16 More Experience > Less Experience Web Searching : Task Completion Speed (Aula et al, 2006) Information experts capture higher quality web sites compared with doctors (Groot et al, 2001) Experts faster, completed more tasks, more efficient and effective. Significantly more proficient in locating Web sites (Lazonder et al 2000) Experts used more keywords and evaluated sites based on established criteria (wider knowledge base). Novices used Back key more often, used fewer numbers of search engines, and missed some highly relevant sites (Tabatabai& Luconi, 1998).

17 More Experience = Less Experience Searching: Precision of novice/experienced librarians nearly same (Fenichel, 1981); Experienced clinicians/librarians achieved comparable recall (Haynes et al, 1990; McKibbon et al, 1990) For locating information on specific Web sites, performance of experienced/novices equivalent (Lazonder et al 2000) No significant performance differences between experience levels on any of four Web search tasks (Thatcher 2008 ) Experts outperform novice users when system interface organized semantically, not when organized randomly (Salmeron et al 2005)

18 More Experience = Less Experience Enquiries: NS Difference: Accuracy of executives (experts)/frontline employees (novices). Executives demonstrate overconfidence in judgements; frontliners demonstrate underconfidence. (Hallin et al, 2009) Reference work: Students answers had same level of quality as responses supplied by professional, experienced librarians working on Ask The Librarian service (Sveum 2007). Bibliographic Instruction: NS difference in undergraduate learning gains (methods more important). (Stec 2006)

19 More Experience < Less Experience Novice clinicians much higher recall than expert searchers, paid price in precision (Hersh & Hickam, 1994) Skilled students more errors than novices when using physically inconsistent e- learning system (Rhee et al 2006) More experience results in more passive methods of curriculum implementation; less experienced librarians display more active methods (Pittman 2003)

20 Findings – 2 Knowledge Management Older, more experienced librarians higher level of collaboration, more familiar with organizations, more secure in workplace, understand importance and essence of KM and ready to share knowledge with colleagues (Aharony, nd). Computer Learning Novices best with offline manual, and worst with visual online. Experienced best with online training and worst with visual online. Experienced users reasonably good perceptions of what kinds of training best contribute to own learning. Novices largely erroneous in their perceptions (Hsu & Turoff 2007)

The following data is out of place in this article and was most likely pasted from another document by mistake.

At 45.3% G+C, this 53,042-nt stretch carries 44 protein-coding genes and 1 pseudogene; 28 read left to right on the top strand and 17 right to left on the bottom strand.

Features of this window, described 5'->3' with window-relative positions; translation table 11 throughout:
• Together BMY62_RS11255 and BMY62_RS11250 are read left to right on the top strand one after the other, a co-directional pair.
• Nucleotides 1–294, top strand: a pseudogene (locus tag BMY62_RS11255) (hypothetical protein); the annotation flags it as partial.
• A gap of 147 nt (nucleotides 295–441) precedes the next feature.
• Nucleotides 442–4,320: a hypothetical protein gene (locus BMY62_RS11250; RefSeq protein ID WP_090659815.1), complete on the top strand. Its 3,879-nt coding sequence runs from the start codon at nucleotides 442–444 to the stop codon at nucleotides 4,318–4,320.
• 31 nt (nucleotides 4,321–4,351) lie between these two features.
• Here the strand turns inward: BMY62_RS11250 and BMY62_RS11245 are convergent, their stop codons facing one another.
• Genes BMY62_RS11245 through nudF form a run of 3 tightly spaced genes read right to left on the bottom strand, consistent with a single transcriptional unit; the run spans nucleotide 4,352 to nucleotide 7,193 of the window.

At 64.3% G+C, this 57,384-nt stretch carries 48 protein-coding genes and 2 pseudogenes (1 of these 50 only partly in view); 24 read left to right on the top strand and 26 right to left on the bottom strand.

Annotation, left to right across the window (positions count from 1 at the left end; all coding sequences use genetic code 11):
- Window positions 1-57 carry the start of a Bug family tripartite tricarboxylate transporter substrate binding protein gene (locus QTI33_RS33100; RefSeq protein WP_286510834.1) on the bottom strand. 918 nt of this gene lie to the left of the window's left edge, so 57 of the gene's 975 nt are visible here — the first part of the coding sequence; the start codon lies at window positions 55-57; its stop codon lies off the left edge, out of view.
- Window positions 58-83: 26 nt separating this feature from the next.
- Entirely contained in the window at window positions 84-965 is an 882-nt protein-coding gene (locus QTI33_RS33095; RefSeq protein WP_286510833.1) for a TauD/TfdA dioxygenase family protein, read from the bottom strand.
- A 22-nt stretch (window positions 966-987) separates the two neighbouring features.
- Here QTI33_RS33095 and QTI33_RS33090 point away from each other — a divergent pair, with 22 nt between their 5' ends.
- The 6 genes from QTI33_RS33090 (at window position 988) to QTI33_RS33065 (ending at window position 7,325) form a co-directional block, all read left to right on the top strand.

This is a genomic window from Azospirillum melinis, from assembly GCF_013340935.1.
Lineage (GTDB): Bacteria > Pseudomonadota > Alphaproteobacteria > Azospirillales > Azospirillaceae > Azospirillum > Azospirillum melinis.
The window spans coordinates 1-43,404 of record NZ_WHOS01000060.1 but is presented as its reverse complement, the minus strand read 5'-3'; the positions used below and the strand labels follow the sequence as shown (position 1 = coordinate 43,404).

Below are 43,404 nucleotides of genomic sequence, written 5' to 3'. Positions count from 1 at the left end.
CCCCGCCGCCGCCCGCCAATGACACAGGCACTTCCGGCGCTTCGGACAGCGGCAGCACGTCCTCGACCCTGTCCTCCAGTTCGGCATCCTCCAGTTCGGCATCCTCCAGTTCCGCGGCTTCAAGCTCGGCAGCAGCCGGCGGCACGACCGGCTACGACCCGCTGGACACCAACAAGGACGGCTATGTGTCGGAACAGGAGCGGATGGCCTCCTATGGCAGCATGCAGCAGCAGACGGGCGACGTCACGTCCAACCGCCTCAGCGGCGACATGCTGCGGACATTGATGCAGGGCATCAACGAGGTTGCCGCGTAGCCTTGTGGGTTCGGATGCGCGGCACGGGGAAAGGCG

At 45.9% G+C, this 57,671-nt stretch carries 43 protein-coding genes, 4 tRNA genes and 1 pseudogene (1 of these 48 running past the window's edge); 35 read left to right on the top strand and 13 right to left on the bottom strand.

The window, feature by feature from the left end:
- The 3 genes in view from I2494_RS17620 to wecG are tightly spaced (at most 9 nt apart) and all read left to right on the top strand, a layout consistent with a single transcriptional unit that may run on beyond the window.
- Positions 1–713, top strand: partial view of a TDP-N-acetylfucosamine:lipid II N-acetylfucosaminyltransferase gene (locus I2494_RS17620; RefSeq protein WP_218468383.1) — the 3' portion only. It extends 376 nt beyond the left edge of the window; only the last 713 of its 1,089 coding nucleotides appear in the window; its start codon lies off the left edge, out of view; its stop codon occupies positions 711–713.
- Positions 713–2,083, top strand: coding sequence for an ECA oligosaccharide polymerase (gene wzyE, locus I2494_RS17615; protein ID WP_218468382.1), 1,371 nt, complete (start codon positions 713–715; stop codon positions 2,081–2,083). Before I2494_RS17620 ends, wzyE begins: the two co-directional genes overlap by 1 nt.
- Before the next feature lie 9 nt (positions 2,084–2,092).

21 Findings – 3 How Knowledge is Organised Experienced archivists' knowledge of institution significant compared with novices'. Experienced archivists directly access primary resources whereas novices often needed to perform meta-searches. Experienced archivists decisions based on evaluations of quality of primary resources for form and format, comprehensiveness and accuracy of content to be as efficient as possible while still providing 'good' information. Evaluation extended to use of access tools. Experienced archivists used cues in environment and episodic memory of prior events to locate relevant information without referring to labels, texts, etc.: ability to intellectually and physically access information was intertwined Yakel & Antony (2006)

22 How good are we? Experienced reference librarians typically retrieve about twice as many citations as less experienced users (Hersh & Hickam, 1993). With minimal training, physicians could improve their performance to level of experienced searchers by their fourth online search (Haynes et al, 1993). After about eight searches they [clinicians] got as many relevant citations from the literature as the experienced librarians. (Computers a cornerstone of evidence-based care, conference told. F Lowry - CMAJ: Canadian Medical Association Journal, 1995)

23 Other elements in the mix

24 Domain & System Interplay (Jenkins et al, 2003) Web NoviceWeb Expert Domain Expert Searched breadth- first but evaluated information more thoroughly using subject knowledge. Depth-first searches, following deep trails of information. Evaluated information based on most varied and sophisticated criteria. Domain Novice Searched breadth- first little/no evaluation of results Mixed, breadth- first/depth-first pattern attempted to evaluate information using general criteria.

25 Discussion Performance relies on mix of Technical and Communication Skills (E.g. Reference Interview plus Online Searching) Perform better when we use interfaces that play to our strengths (semantic and hierarchical) It aint what you do its the way that you do it (e.g. instruction/curriculum development)

26 Interim Conclusions Overplaying Technical Skills (easily acquired) Should stress superior mental models (see whole picture) and communication abilities Self awareness, evaluation Structure can reduce differences (checklists/metaphors/maps/models) Experience is red herring cp. Poor searchers either gave up too quickly, employed few search terms, used only simple queries, or used wrong search terms. Good searchers persisted longer, used larger, richer set of terms, constructed more complex queries, more diligent in evaluating retrieved results (Performance!). (Sutcliffe et al, 2000)

27 The Way Forward Categorise Outcome Tools and Measures (Subjective/Objective; Surrogate Outcomes/Final Outcomes) Analyse Qualitative Data (The How, not just the What) Article in Evidence Based Library and Information Practice or HILJ? [References available on request]

28 Acknowledgements Dr Alison Brettle, University of Salford Lori Kloda, McGill University Kate Misso, Information Specialist, Kleijnen Systematic Reviews Ltd. Professor Dianne Oberg, University of Alberta